Famous Family History Napoleon Bonaparte Children Part 2
About the family of French Emperor Napoleon Bonaparte, biography and history of his children.
ROOTS AND FRUITS: A FOREST OF FAMILY TREES
NAPOLEON BONAPARTE (1769-1821), French emperor
Alexandre Florian Joseph Colonna Walewski was born on May 4, 1810, at Walewice Castle, Poland. He was publicly recognized as Napoleon's son and given a title and handsome settlement. He was also protected by the old nobleman, and he lived a happy childhood in Poland with visits to Paris. Shortly after his fifth birthday he was taken, along with his half brother Leon, to Malmaison to say good-bye to their father for the last time. Comte Alexandre lived mostly in Poland, but when Napoleon III came to power he returned to France and became minister for foreign affairs. He married a beautiful Florentine, Marie-Anne, who claimed descent from Machiavelli. When Napoleon's will drawn at St. Helena was finally executed in 1857, he was the prime beneficiary. He lived, like his half brother Leon, extravagantly. He died in 1868.
Napoleon's only other offspring was the son of plump Marie-Louise of Austria, whom he married in April, 1810, after having repudiated Josephine. The boy's birth was as eagerly anticipated as that of Henry VIII's son, Edward. A layette that included 42 dozen diapers, 26 dozen nightgowns, and 12 dozen nightcaps trimmed with Brussels lace had been prepared; his governess had been selected; and two deputy governesses, three children's nurses, three cradle rockers, two mistresses of the wardrobe, and two maids were held in readiness. The 101-gun salute--it would have been only 21 guns if it had been a girl--began to thunder on Mar. 20, 1811, to the wild excitement of the Parisian populace. Napoleon Francois Charles Joseph, titular king of Rome, was born.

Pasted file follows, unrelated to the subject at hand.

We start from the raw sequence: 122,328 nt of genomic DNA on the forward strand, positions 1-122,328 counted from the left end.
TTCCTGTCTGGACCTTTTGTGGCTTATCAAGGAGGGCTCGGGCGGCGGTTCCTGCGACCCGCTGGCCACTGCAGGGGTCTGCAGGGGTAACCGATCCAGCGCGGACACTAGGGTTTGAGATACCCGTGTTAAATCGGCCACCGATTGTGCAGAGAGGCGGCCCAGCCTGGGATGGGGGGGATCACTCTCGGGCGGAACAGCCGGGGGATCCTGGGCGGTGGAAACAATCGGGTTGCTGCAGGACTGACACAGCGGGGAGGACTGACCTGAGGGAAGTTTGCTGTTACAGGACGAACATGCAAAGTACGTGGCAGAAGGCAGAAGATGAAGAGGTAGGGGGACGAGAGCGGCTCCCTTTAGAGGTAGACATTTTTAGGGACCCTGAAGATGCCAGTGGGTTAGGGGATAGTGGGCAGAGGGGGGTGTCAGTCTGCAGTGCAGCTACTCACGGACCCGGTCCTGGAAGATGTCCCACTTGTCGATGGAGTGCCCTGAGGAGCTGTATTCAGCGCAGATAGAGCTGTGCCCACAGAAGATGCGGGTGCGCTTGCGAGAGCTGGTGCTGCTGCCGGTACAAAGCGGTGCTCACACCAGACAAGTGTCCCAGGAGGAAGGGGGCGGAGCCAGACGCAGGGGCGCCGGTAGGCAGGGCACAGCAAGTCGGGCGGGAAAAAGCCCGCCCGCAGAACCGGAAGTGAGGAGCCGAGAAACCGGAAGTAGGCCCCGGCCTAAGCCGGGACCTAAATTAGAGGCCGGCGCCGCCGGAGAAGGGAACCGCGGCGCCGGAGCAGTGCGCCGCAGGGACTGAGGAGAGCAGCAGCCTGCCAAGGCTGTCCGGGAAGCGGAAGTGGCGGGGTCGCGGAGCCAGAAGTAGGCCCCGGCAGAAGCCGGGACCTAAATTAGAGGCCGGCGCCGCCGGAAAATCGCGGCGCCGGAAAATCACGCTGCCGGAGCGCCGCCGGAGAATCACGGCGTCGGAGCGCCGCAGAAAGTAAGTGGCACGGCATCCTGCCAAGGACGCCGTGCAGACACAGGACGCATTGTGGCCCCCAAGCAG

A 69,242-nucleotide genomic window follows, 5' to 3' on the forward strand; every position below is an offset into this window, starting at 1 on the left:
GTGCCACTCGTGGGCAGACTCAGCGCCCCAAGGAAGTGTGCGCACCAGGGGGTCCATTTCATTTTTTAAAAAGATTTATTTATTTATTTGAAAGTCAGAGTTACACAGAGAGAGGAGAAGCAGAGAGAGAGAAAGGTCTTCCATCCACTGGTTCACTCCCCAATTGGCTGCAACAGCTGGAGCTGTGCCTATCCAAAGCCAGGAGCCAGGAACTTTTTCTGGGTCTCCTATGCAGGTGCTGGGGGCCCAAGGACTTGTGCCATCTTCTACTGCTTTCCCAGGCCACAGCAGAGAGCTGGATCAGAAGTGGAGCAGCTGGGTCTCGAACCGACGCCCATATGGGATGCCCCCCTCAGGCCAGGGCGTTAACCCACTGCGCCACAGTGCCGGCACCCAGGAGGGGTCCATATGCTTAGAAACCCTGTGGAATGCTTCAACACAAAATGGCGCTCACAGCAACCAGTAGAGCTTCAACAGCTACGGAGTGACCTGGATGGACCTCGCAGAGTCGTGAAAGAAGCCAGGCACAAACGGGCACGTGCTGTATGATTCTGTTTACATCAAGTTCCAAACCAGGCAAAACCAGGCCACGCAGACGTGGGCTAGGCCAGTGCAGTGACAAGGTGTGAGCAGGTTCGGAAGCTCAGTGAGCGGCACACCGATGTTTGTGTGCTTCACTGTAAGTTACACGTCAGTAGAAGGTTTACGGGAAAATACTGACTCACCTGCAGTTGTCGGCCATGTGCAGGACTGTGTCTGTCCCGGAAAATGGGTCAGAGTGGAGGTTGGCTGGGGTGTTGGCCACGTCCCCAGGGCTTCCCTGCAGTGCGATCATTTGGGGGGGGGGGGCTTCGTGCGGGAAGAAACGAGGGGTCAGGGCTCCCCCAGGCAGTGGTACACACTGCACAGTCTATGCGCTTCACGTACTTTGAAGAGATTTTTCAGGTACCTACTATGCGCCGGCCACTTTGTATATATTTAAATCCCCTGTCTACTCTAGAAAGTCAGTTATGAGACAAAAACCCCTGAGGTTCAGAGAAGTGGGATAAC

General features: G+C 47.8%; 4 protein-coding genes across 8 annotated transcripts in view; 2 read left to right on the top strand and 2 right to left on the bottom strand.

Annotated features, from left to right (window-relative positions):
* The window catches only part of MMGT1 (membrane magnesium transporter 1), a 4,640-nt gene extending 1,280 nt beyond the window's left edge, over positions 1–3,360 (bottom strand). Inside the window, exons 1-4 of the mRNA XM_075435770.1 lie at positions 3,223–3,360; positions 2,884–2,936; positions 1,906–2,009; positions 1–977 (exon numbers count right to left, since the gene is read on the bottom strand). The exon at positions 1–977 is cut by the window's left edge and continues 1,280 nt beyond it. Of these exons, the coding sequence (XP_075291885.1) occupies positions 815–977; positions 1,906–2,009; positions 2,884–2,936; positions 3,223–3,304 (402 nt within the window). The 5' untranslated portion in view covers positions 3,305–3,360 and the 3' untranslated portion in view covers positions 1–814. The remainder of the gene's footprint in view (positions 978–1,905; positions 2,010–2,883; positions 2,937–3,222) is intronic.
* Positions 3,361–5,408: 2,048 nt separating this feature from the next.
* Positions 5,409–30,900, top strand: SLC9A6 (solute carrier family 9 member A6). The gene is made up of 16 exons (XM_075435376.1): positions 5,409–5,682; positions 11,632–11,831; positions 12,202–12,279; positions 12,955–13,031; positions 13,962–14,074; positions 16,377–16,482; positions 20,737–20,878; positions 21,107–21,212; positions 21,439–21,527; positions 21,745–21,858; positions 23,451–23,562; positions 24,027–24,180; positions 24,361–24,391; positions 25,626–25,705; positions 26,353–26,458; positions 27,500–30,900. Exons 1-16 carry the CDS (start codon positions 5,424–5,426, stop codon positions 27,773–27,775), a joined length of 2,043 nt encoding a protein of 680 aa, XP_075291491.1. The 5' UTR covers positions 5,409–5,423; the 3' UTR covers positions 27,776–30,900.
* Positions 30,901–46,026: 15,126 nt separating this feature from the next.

Because this son was his legitimate heir, Napoleon adored this child above all else. But three years after his birth the empire to which he was heir collapsed, and after Napoleon's abdication his mother took him with her back to Austria where his grandfather, Francis I, took sole charge of the boy. His title King of Rome was replaced by that of Duke of Reichstadt. His tutors received instructions that he was to forget his father, but he knew who he was, and he is said to have wept bitterly at news of Napoleon's death. Napoleon, for his part, had written from St. Helena: "I should wish my son never to forget that he was born a French prince, and never to allow himself to become an instrument in the hands of the triumvirs who are oppressing the peoples of Europe." The boy never had much chance. He became a captain in a Tyrolean regiment, then a colonel, but his health was not good. The Bonapartists continued to place their distant hopes in him, but to no avail. "I die prematurely," Napoleon had written on his deathbed, but in truth it was his son who did so, at age 21 of tuberculosis.
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